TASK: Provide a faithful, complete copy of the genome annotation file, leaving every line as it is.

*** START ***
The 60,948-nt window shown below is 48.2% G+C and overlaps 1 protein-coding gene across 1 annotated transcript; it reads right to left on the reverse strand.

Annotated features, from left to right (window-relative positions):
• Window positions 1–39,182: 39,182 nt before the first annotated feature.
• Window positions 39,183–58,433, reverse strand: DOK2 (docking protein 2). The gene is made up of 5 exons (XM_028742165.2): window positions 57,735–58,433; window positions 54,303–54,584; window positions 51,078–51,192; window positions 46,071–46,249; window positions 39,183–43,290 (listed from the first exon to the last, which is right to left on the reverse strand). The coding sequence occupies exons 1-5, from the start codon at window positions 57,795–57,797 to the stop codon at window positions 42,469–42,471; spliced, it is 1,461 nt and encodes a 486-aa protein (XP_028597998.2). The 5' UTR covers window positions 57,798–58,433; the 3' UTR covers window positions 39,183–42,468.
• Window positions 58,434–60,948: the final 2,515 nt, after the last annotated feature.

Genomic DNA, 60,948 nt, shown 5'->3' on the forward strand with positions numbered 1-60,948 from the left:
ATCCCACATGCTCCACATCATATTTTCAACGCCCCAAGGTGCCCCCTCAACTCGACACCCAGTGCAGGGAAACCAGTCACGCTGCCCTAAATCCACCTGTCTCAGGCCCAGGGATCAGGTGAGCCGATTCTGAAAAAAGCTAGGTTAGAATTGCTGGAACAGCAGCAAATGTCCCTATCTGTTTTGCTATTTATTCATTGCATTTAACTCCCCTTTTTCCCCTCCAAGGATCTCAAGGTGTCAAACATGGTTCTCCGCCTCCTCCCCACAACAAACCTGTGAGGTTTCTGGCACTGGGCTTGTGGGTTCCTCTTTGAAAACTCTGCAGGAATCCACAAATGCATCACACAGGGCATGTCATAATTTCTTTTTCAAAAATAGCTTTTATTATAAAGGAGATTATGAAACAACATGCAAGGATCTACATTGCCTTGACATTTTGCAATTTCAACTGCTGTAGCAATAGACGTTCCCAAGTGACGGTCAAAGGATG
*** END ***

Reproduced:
The 60,948-nt window shown below is 48.2% G+C and overlaps 1 protein-coding gene across 1 annotated transcript; it reads right to left on the reverse strand.

Annotated features, from left to right (window-relative positions):
• Window positions 1–39,182: 39,182 nt before the first annotated feature.
• Window positions 39,183–58,433, reverse strand: DOK2 (docking protein 2). The gene is made up of 5 exons (XM_028742165.2): window positions 57,735–58,433; window positions 54,303–54,584; window positions 51,078–51,192; window positions 46,071–46,249; window positions 39,183–43,290 (listed from the first exon to the last, which is right to left on the reverse strand). The coding sequence occupies exons 1-5, from the start codon at window positions 57,795–57,797 to the stop codon at window positions 42,469–42,471; spliced, it is 1,461 nt and encodes a 486-aa protein (XP_028597998.2). The 5' UTR covers window positions 57,798–58,433; the 3' UTR covers window positions 39,183–42,468.
• Window positions 58,434–60,948: the final 2,515 nt, after the last annotated feature.

Genomic DNA, 60,948 nt, shown 5'->3' on the forward strand with positions numbered 1-60,948 from the left:
ATCCCACATGCTCCACATCATATTTTCAACGCCCCAAGGTGCCCCCTCAACTCGACACCCAGTGCAGGGAAACCAGTCACGCTGCCCTAAATCCACCTGTCTCAGGCCCAGGGATCAGGTGAGCCGATTCTGAAAAAAGCTAGGTTAGAATTGCTGGAACAGCAGCAAATGTCCCTATCTGTTTTGCTATTTATTCATTGCATTTAACTCCCCTTTTTCCCCTCCAAGGATCTCAAGGTGTCAAACATGGTTCTCCGCCTCCTCCCCACAACAAACCTGTGAGGTTTCTGGCACTGGGCTTGTGGGTTCCTCTTTGAAAACTCTGCAGGAATCCACAAATGCATCACACAGGGCATGTCATAATTTCTTTTTCAAAAATAGCTTTTATTATAAAGGAGATTATGAAACAACATGCAAGGATCTACATTGCCTTGACATTTTGCAATTTCAACTGCTGTAGCAATAGACGTTCCCAAGTGACGGTCAAAGGATG